To the Driving Cloud

Gloomy and dark art thou, O chief of the mighty Omahas;
Gloomy and dark as the driving cloud, whose name thou hast taken!
Wrapt in thy scarlet blanket, I see thee stalk through the city's
Narrow and populous streets, as once by the margin of rivers
Stalked those birds unknown, that have left us only their
footprints.
What, in a few short years, will remain of thy race but the
footprints?

How canst thou walk these streets, who hast trod the green turf
of the prairies!
How canst thou breathe this air, who hast breathed the sweet air
of the mountains!
Ah! 't is in vain that with lordly looks of disdain thou dost
challenge
Looks of disdain in return,, and question these walls and these
pavements,
Claiming the soil for thy hunting-grounds, while down-trodden
millions
Starve in the garrets of Europe, and cry from its caverns that
they, too,
Have been created heirs of the earth, and claim its division!

Back, then, back to thy woods in the regions west of the Wabash!
There as a monarch thou reignest. In autumn the leaves of the
maple
Pave the floors of thy palace-halls with gold, and in summer
Pine-trees waft through its chambers the odorous breath of their
branches.
There thou art strong and great, a hero, a tamer of horses!
There thou chasest the stately stag on the banks of the Elkhorn,
Or by the roar of the Running-Water, or where the Omaha
Calls thee, and leaps through the wild ravine like a brave of the
Blackfeet!

Hark! what murmurs arise from the heart of those mountainous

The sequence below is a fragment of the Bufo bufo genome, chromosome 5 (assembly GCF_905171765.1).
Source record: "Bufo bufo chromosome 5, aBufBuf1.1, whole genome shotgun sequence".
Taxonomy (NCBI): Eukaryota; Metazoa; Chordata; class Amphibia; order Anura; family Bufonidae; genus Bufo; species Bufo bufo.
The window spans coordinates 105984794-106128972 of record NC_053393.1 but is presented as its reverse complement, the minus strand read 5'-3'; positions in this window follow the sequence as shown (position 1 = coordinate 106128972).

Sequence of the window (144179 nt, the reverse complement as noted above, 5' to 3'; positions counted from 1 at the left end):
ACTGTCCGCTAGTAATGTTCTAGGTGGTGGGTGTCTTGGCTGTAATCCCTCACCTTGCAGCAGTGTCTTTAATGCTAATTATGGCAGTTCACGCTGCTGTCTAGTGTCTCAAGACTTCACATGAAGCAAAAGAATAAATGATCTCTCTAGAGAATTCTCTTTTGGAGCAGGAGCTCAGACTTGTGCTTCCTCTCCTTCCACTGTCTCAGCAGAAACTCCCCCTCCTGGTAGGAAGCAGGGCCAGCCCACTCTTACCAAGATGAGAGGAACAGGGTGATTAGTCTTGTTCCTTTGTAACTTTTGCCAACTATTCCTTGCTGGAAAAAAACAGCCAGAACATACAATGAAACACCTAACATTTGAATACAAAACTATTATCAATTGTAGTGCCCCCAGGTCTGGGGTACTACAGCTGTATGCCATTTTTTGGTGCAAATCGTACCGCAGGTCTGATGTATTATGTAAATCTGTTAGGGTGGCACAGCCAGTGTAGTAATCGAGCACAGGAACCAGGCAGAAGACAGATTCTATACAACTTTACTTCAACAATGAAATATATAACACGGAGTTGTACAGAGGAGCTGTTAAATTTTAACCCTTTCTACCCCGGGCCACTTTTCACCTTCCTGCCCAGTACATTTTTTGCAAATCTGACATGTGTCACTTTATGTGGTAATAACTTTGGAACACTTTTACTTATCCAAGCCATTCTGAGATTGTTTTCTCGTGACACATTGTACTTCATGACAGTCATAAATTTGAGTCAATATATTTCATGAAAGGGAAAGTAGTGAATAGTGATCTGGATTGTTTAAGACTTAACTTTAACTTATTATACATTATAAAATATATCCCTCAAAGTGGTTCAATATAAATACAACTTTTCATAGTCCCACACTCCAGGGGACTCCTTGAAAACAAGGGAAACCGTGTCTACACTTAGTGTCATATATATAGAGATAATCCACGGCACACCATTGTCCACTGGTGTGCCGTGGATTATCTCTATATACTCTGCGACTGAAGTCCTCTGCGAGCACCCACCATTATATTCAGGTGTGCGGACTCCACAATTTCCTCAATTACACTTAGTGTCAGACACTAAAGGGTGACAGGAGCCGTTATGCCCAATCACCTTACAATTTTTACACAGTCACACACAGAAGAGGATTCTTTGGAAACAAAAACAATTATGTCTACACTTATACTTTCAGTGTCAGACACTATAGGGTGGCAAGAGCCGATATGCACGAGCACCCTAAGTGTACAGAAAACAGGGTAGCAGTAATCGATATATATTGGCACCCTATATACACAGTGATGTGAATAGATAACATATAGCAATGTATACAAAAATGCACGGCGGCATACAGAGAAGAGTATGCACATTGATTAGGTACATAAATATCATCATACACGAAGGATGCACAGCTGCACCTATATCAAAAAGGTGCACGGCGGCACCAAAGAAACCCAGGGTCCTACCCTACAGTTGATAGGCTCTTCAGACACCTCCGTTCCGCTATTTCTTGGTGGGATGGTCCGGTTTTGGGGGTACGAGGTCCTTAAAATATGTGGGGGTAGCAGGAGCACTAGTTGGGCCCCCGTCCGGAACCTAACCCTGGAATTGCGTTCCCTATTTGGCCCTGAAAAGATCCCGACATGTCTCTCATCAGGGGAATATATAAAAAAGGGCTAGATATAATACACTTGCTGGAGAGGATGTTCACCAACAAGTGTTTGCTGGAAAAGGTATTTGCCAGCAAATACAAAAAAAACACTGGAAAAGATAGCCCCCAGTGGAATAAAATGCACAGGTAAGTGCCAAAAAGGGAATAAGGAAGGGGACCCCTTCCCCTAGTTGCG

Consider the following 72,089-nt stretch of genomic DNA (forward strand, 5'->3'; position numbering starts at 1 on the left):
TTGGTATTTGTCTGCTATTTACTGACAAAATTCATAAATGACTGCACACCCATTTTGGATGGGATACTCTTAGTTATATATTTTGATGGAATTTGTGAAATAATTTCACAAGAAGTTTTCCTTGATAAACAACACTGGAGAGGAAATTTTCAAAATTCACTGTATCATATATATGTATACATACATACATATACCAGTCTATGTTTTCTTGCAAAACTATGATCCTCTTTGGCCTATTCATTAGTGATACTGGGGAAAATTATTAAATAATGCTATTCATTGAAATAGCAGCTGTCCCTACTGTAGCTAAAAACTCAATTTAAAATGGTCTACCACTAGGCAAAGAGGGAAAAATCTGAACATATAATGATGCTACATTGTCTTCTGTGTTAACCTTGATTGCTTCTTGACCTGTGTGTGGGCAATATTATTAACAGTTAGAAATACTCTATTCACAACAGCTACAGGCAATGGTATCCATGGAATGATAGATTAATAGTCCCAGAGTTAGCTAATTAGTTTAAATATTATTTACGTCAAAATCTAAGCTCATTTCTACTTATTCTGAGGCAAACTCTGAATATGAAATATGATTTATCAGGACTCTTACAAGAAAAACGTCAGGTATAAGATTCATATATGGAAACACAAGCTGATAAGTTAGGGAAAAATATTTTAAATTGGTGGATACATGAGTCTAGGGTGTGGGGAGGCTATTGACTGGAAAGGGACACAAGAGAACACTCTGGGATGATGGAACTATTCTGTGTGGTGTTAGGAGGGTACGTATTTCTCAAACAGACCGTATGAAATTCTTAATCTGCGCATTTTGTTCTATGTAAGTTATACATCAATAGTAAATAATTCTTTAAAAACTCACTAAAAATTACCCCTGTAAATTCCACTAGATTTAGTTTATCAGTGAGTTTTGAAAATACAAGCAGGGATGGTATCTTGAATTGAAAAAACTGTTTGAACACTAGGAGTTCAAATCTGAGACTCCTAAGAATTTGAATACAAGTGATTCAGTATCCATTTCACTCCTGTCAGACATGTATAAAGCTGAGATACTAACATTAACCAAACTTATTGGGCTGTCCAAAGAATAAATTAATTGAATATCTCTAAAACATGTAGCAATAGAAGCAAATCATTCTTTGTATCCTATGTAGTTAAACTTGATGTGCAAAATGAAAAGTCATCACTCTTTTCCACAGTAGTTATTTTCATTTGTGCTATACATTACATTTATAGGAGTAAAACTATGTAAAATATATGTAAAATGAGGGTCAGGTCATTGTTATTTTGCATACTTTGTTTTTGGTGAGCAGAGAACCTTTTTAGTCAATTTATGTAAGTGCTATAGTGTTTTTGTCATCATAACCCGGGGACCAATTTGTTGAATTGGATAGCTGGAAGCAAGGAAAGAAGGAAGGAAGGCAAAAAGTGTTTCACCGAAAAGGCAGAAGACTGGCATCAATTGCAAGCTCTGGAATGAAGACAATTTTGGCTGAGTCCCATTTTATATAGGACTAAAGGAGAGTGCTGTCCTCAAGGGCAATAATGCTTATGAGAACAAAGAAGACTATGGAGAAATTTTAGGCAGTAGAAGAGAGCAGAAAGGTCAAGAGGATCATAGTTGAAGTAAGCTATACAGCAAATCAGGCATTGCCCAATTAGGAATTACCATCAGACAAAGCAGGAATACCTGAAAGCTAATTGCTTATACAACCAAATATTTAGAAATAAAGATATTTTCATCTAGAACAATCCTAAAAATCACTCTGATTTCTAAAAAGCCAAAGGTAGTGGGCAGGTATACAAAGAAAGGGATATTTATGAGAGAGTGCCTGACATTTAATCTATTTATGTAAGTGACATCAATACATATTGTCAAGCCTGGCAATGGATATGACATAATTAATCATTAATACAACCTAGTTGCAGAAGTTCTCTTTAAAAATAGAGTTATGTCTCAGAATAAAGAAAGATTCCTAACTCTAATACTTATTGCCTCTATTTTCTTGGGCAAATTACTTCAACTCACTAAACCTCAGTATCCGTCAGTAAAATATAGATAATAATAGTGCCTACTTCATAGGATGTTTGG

deserts?
Is it the cry of the Foxes and Crows, or the mighty Behemoth,
Who, unharmed, on his tusks once caught the bolts of the thunder,
And now lurks in his lair to destroy the race of the red man?
Far more fatal to thee and thy race than the Crows and the Foxes,
Far more fatal to thee and thy race than the tread of Behemoth,
Lo! the big thunder-canoe, that steadily breasts the Missouri's
Merciless current! and yonder, afar on the prairies, the
camp-fires
Gleam through the night; and the cloud of dust in the gray of the
daybreak
Marks not the buffalo's track, nor the Mandan's dexterous
horse-race;
It is a caravan, whitening the desert where dwell the Camanches!
Ha! how the breath of these Saxons and Celts, like the blast of
the east-wind,
Drifts evermore to the west the scanty smokes of thy wigwams!

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Henry Wadsworth Longfellow

Henry Wadsworth Longfellow was an American poet and educator whose works include "Paul Revere's Ride", The Song of Hiawatha, and Evangeline. more…

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"To the Driving Cloud" Poetry.net. STANDS4 LLC, 2019. Web. 25 Aug. 2019. <https://www.poetry.net/poem/18970/to-the-driving-cloud>.

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